UKIP will abolish university tuition fees for STEM students and restore maintenance grants immediately. UKIP’s long-term goal is to abolish tuition fees entirely, however the manifesto also states that UKIP will stop paying tuition fees for courses that do not lead to at least two thirds of students entering a graduate level or degree-related job within five years after graduation.
UKIP’s goal is to keep red tape to the minimum necessary and will make the case for clear-cut, sensible regulation balanced with policies to encourage ethical and responsible growth.
The Green Party has produced both a main manifesto and an environmental manifesto.
The Greens say that they will always act strongly on climate change and to protect the natural world. They will introduce an Environmental Protection Act to safeguard and restore our environment, protect and enhance biodiversity, promote sustainable food and farming, and ensure animal protection, and introduce a 25-year target for biodiversity, water and air quality. They will create a new environmental regulator and court. Following the Lawton principles, they will promote a network of new inter-linking local ecological spaces. All environmental regulations, monitoring and reporting will be negotiated with and alongside the devolved administrations. The Greens will establish a right for every person in the UK to have access to nature and green spaces, to enhance leisure, health and well-being. They will provide strong protection for the Green Belt, National Parks, SSSIs and Areas of Outstanding Natural Beauty, and ensure the completion of an ecologically-coherent network of marine protection areas around the UK and in the Overseas Territories, including no-take zones.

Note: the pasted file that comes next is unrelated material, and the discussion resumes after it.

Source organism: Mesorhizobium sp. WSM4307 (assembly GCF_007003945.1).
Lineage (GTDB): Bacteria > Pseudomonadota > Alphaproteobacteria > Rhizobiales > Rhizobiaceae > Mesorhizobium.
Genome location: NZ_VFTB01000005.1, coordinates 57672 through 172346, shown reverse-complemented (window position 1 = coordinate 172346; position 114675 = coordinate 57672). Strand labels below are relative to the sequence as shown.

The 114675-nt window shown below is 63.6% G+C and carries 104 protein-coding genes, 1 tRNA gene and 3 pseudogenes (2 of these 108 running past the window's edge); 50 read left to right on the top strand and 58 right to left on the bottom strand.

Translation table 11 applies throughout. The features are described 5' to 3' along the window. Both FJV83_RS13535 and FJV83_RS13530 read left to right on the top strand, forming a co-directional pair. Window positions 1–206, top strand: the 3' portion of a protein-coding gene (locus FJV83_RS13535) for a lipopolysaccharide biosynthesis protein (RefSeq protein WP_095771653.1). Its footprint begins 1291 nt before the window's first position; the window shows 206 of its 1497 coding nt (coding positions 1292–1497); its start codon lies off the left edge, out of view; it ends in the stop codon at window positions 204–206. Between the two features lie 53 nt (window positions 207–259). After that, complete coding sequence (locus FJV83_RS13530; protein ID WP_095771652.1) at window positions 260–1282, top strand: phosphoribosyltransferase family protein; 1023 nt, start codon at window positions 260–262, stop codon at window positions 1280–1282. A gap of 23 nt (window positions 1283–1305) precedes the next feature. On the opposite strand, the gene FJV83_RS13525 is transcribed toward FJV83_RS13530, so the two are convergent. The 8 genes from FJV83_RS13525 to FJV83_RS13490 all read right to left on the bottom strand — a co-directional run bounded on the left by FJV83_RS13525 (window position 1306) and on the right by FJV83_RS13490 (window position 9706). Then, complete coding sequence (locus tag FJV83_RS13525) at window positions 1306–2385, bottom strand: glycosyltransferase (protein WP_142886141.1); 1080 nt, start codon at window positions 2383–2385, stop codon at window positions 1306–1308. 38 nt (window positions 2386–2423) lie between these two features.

On Brexit, like the LibDems, the Greens want a referendum on the final negotiated agreement with the EU – with an option to stay in the EU. Any future trade deals must maintain environmental standards and protection and climate commitments, and Parliament must have a vote on those deals.
The Greens will use the opportunity presented by Brexit to refocus farm funding towards restoring biodiversity, sustainable land management and farming, and tackle climate change. They will ensure that any new fisheries legislation has a requirement to fish below a level that allows stocks to fully recover, and will end damaging fishing practices in protected areas.
On education, the Greens will scrap university tuition fees, fund full student grants and provide greater public investment in further and higher education. They will restore the Education Maintenance Allowance and enable apprenticeships to all qualified young people aged 16-25. An omission from the Green manifesto would appear to be wider, general investment in research, science or innovation.